Operationally, I think universally across the board you’re going to be seeing a reduction in expenses, including restrictions on travel, hiring freezes, potentially even releasing contingent workers as a first step. And again, the deeper and longer this situation extends, the more and more of this kind of cost reduction that companies will have to make.
Given the current circumstances, what guidance would you offer to technology vendors who are currently in conversations with teams at global organizations? Is now the time to be treading softly, or to make their case regardless to continue to build those relationships and work toward their quota?
It’s natural for people within FinServ organizations to be distracted right now. Much of the time that leaders otherwise have available exploring the opportunities will now be spent managing through a crisis, implementing procedures, monitoring data, results, communicating with employees and customers, et cetera.
There will be less capacity from leaders in these companies to be exploring brand new opportunities, or they will be exploring growth opportunities a little bit in a defensive posture. But that said, something that everyone in an organization will be 100% consumed with: remediation effort. So my advice is, if you’ve entered discussions, try to push through these regardless. You should however be sensitive to the fact that there are many merchant activities taking place within the organization, and they’re reacting to real time events.
Do expect and understand if meetings are canceled and rescheduled. It will take longer to get decisions from the decision makers. Be understanding and let your client organization also know that you understand the situation that they’re in. I think that would be helpful. And also understand if budgets get squeezed, if you have the flexibility with the services that you’re providing, to be flexible on how those get billed. That makes a difference with the company’s ability to continue working with you to get a deal done and to begin implementation.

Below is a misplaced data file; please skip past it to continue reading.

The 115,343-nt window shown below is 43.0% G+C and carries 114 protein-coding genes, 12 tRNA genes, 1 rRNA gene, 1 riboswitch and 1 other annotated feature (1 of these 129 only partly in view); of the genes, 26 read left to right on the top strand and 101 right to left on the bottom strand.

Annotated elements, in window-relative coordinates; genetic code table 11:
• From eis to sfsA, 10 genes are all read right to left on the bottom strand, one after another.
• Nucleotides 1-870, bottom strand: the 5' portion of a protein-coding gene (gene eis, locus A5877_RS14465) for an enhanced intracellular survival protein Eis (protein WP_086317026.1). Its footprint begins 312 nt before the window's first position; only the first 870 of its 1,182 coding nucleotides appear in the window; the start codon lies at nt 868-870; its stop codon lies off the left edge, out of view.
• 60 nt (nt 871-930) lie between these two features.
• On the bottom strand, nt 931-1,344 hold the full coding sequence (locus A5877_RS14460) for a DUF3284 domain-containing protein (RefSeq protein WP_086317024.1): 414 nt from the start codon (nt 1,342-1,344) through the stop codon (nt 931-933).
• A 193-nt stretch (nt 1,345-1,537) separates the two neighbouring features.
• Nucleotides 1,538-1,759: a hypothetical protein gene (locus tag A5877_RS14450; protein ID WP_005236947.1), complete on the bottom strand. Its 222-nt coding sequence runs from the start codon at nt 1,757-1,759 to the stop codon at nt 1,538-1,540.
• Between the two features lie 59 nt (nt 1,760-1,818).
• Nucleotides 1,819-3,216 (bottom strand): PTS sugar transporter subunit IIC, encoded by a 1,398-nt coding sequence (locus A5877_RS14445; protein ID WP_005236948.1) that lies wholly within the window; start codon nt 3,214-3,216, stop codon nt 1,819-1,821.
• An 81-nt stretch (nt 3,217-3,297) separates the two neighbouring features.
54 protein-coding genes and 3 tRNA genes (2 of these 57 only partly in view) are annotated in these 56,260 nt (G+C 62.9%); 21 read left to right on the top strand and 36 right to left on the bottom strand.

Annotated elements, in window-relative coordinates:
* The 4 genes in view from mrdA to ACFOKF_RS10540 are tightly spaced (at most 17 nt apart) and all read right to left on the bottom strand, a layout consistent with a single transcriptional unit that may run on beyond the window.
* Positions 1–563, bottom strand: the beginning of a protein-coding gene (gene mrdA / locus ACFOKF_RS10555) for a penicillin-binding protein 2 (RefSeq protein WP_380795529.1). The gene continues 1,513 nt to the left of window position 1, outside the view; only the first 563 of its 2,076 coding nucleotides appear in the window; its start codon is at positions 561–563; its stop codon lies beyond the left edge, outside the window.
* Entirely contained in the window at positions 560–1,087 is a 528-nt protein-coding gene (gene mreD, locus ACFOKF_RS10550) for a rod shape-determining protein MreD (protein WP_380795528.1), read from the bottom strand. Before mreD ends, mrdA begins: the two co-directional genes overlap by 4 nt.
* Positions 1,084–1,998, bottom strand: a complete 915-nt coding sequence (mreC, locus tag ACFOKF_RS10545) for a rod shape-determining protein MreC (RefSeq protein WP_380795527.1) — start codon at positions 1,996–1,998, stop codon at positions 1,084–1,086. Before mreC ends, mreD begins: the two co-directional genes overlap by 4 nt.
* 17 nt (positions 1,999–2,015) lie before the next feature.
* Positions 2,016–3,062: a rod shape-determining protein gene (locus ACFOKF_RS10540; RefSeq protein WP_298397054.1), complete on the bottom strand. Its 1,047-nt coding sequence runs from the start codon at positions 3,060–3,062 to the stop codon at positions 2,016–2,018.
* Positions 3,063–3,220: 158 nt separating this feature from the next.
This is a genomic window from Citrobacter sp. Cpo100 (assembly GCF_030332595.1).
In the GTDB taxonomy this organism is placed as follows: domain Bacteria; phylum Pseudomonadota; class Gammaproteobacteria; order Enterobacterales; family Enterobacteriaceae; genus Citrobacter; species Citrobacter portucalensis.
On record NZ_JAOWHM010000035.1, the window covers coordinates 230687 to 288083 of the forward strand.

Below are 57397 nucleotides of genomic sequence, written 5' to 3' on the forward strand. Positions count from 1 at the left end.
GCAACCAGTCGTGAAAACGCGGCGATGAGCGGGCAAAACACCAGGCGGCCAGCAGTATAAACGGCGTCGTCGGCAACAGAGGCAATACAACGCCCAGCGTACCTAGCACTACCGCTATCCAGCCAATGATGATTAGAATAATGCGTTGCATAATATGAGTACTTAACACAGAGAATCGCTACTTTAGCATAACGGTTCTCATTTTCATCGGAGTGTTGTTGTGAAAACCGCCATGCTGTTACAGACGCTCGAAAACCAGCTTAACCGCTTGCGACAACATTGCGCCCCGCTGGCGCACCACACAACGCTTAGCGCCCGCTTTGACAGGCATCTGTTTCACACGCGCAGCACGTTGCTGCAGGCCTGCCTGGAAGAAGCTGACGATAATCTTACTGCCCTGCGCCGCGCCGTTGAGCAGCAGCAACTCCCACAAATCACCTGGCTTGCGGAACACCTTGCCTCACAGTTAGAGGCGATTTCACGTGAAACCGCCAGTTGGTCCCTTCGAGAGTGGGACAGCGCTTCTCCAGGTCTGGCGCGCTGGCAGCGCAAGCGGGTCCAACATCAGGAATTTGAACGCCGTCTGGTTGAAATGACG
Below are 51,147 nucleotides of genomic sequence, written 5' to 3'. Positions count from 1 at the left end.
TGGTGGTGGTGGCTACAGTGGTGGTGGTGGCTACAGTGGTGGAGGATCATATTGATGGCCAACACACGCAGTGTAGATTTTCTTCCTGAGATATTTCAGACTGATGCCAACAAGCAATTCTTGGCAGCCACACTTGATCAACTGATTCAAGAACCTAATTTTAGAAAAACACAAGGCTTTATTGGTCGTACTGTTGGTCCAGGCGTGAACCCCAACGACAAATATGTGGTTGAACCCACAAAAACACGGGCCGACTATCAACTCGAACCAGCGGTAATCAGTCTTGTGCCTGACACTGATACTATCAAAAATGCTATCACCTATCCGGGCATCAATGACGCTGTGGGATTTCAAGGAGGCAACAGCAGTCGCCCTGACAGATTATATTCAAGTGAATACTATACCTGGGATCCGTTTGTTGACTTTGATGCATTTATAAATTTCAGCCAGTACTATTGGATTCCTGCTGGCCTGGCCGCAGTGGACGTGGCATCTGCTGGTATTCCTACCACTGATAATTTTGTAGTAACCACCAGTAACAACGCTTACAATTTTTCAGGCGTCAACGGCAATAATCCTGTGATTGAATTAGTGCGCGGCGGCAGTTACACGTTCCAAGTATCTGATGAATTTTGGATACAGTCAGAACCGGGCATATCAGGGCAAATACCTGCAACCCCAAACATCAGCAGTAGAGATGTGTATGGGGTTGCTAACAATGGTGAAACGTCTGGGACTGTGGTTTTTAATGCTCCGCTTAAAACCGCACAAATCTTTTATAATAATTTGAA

What guidance would you give to these teams who stake their success on building relationships, what are the obstacles they’re going to face in trying to maintain relationships but now having to do that completely remotely?
Every crisis is different, and this is very unusual. We have this term called social distancing that I think a week ago none of us ever had articulated in our lives. Now it’s part of our daily lexicon. Clearly sales is so much about relationships, going in there and getting on the white board, working things out. I found that that is how oftentimes you’re able to really accelerate getting deals done, these face-to-face meetings.
That’s not going to happen for a while, both because travel is being restricted as well as many companies are working virtual and not allowing visitors to come in. I think we just have to work with it. I think everyone is in the same boat, everyone universally, all businesses are going through a very rapid transition to working remotely, to working virtually, making use of video. I think that all suppliers will have no choice but to adapt to it and make the best of it.
If you’re looking for more insights on navigating business during uncertain moments and major transitions like many industries are facing now, you can connect with one of the thousands of advisors in our network from Fortune 1000 firms. Contact us here to see what an Emissary can do for your business.